The Chinese know this. They are stuck with their dollars. They fear, rightly, that the US will inflate its way out of its $19 trillion mountain of debt.

China’s solution is to buy gold. If dollar inflation emerges, China’s Treasury holdings will devalue, but the dollar price of its gold will soar. A large gold reserve is a prudent diversification.  Russia’s motives are geopolitical. Gold is the model 21st century weapon for financial wars.

The US controls dollar payments systems and, with help from European allies, can eject adversaries from the international payments system called Swift. Gold is immune to such assaults. Physical gold in your custody cannot be hacked, erased, or frozen. Moving gold is a simple way for Russia to settle accounts without US interference.

Countries are also acquiring gold in advance of a collapse of the international monetary system. The system has collapsed three times in the past century. Each time, major financial powers came together to write new rules.

This happened at Genoa in 1922, Bretton Woods in 1944, and the Smithsonian Institution in 1971.  The international monetary system has a shelf life of about 30 years.

It has been 30 years since the Louvre Accord (an upgrade to the Smithsonian Agreement). This does not mean the system will collapse tomorrow, but no one should be surprised if it does. When the financial powers next convene to reform the system, there will be no appetite for the dollar’s exorbitant privilege.

The Chinese yuan and Russia ruble are not true reserve currencies. The only feasible benchmarks for a new system are the IMF’s world money, called special drawing rights, and gold.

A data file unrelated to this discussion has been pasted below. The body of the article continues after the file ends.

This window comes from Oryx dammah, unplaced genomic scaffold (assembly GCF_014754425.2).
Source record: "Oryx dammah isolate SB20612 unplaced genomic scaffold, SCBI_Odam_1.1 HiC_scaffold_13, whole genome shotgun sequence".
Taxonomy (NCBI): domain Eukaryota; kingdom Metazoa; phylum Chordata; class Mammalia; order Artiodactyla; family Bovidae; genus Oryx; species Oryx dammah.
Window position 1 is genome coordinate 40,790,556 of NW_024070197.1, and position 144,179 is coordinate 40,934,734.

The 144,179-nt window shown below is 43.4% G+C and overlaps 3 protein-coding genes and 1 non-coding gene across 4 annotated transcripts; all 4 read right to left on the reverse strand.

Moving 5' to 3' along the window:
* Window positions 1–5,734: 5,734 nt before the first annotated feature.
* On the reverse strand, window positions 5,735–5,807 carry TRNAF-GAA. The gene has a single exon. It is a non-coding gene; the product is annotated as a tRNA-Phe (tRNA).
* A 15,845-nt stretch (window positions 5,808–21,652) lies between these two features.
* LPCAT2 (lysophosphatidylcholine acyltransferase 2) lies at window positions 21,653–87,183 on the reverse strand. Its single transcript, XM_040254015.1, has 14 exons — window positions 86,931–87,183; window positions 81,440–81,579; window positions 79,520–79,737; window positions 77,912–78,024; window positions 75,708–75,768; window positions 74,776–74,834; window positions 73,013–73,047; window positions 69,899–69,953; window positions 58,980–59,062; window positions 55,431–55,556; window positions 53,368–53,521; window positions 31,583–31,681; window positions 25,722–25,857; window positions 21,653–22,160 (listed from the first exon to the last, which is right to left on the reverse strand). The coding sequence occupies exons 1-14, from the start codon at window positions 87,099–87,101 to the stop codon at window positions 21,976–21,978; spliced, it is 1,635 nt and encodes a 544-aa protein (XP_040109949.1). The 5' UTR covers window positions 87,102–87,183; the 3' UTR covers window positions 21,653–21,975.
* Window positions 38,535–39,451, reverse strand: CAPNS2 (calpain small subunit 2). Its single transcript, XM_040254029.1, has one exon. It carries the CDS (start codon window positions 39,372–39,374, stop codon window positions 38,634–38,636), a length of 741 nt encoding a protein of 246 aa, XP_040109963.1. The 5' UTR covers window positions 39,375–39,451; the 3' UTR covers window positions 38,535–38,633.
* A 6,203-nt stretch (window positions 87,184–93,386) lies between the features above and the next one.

Critics claim there is not enough gold to support the financial system. That’s nonsense. There is always enough gold, it’s just a matter of price.

Based on the M1 money supplies of China, the eurozone, and the US, and with 40pc gold backing, the implied non-deflationary price of gold is $10,000 per ounce.

At that price, a stable gold-backed monetary system could be sustained.  When it comes to monetary elites, watch what they do, not what they say.

While elites disparage gold at every opportunity, they are buying it, hoarding it, and preparing for the day when one’s gold determines one’s seat at the table of systemic reform.

It’s past time to claim your seat with an asset allocation to physical gold.

 

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Currency Wars de James Rickards

La fuerte caída de la bolsa en este aparatoso inicio de año, tan convulso en lo político y lo financiero, ha sido una corrección augurada desde hace tiempo por no pocos expertos que empezaron a levantar voces de alarma desde el inicio de las políticas del “quantitative easing” por parte de la Reserva Federal presidida entonces por Ben Bernanke. Una de estas voces que se ha mantenido firme en sus advertencias es el analista independiente, gestor de fondos y solvente economista de tradición austríaca James G. Rickards. En Currency Wars. The Making of the Next Global Crisis, el autor, utilizando como hilo conductor los sucesivos procesos de crisis debido a la inflación generada por los bancos centrales durante, sobretodo, la segunda mitad del siglo XX, analiza el porqué de dichas crisis demostrando con un lenguaje claro y accesible por qué la impresión de moneda por parte del instituto emisor no soluciona ninguna crisis, sino todo lo contrario.